Shares in Lookers, one of Britain’s biggest car dealerships, have tumbled another 30% after the firm issued a profits warning, blaming increasingly challenging trading conditions.
It warned on Friday that weaker margins will push first-half profits down by 25%, to about £32m, and full-year figures will also fall below forecasts, as customer confidence is hit by continuing political and economic uncertainty.
Britain’s car manufacturers and traders have been buffeted by headwinds including the collapse in diesel sales after the emissions scandal, and Britain’s impending exit from the European Union. Lookers’ chief executive, Andy Bruce, has said that falling sales were entirely due to Brexit, preventing “a record car market” from developing.
In a trading update, Lookers said: “The more recent challenging conditions are likely to continue into H2, exacerbated by continued weakness in consumer confidence in light of wider political and economic uncertainty, and further pressure on used car margins.”
Shares in Lookers, which imports many of the vehicles it sells from multiple manufacturers, including Volkswagen, Ford and BMW, are now at their lowest point since 2009, valuing the company at just £180m. They halved in value overnight after the 2016 referendum and tumbled 20% last week when Lookers disclosed that the regulator, the Financial Conduct Authority, had opened an investigation into its sales processes. Lookers’ chief financial officer, Robin Gregson, also announced his departure.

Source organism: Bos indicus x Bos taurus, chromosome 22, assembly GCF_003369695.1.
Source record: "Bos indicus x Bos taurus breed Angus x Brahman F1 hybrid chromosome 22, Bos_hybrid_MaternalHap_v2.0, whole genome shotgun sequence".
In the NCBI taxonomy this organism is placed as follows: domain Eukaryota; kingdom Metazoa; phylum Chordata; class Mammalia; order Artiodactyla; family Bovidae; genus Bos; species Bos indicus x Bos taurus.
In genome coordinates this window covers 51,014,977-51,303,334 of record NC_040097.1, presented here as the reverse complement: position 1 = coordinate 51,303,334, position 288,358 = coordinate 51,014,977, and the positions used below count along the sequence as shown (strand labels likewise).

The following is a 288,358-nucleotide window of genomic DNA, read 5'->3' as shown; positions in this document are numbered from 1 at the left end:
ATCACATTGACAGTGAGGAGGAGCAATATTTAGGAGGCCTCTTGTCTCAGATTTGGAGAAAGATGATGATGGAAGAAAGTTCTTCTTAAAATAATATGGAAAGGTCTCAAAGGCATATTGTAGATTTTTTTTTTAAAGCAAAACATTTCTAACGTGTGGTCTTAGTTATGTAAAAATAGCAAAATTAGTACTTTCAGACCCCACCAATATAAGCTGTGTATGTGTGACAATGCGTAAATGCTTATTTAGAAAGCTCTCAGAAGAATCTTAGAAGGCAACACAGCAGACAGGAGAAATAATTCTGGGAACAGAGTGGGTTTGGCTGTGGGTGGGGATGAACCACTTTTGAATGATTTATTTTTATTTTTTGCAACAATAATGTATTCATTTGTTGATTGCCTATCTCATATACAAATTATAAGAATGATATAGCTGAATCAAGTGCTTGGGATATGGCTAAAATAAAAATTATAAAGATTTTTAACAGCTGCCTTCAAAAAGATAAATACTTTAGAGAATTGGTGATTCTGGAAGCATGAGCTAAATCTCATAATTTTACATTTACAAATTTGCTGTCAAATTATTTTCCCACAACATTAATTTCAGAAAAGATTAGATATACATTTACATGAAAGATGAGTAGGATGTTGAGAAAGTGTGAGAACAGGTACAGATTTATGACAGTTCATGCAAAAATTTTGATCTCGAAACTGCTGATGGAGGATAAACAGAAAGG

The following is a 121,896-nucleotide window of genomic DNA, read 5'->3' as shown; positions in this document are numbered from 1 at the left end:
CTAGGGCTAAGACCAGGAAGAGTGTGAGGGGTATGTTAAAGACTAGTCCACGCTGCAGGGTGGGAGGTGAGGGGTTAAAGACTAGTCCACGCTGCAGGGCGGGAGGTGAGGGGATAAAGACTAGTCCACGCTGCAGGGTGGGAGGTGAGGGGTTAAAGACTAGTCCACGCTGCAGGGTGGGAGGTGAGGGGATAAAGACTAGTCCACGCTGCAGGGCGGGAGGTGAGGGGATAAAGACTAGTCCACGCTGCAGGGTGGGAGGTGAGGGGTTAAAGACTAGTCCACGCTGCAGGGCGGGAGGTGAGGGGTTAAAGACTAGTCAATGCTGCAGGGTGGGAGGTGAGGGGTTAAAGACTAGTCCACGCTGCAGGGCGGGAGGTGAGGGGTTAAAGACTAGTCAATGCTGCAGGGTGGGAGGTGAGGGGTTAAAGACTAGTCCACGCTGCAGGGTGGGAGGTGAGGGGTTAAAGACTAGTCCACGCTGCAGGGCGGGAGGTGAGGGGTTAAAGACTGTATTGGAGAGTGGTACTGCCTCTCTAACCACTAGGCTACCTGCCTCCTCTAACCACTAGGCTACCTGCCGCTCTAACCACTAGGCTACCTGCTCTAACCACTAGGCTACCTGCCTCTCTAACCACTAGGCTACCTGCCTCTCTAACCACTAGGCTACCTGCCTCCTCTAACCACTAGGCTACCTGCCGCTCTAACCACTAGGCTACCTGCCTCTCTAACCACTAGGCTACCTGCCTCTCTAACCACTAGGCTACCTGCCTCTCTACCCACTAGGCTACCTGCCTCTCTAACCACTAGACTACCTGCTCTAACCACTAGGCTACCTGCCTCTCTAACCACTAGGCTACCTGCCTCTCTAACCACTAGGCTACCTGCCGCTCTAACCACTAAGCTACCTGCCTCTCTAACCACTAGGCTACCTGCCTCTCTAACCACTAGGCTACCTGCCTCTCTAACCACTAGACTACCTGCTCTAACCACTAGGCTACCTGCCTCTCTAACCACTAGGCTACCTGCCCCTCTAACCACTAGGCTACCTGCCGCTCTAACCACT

The latest news underscores a torrid time for the sector. Pendragon, a rival dealership, also saw shares fall by 20% last month on the back of a profit warning and a glut of unsold used cars. The luxury carmaker Daimler warned on Friday that it expected a second-quarter loss.
New car registrations in the UK fell 4.9% in June, while British car production fell by 15.5% in May, the 12th successive month of declining output.
Analysts at Liberum said that while Lookers had outperformed the car retail market in recent years, “this momentum now seems to be lost”, adding that investors would want clarity on the regulatory investigation and possible costs. “Brexit, and the impact on [exchange rates] as well as consumer confidence, remains the biggest risk to the sector.”
Motor traders fear the potential imposition of tariffs of 10% at a new EU-UK border, as well as delays in moving goods.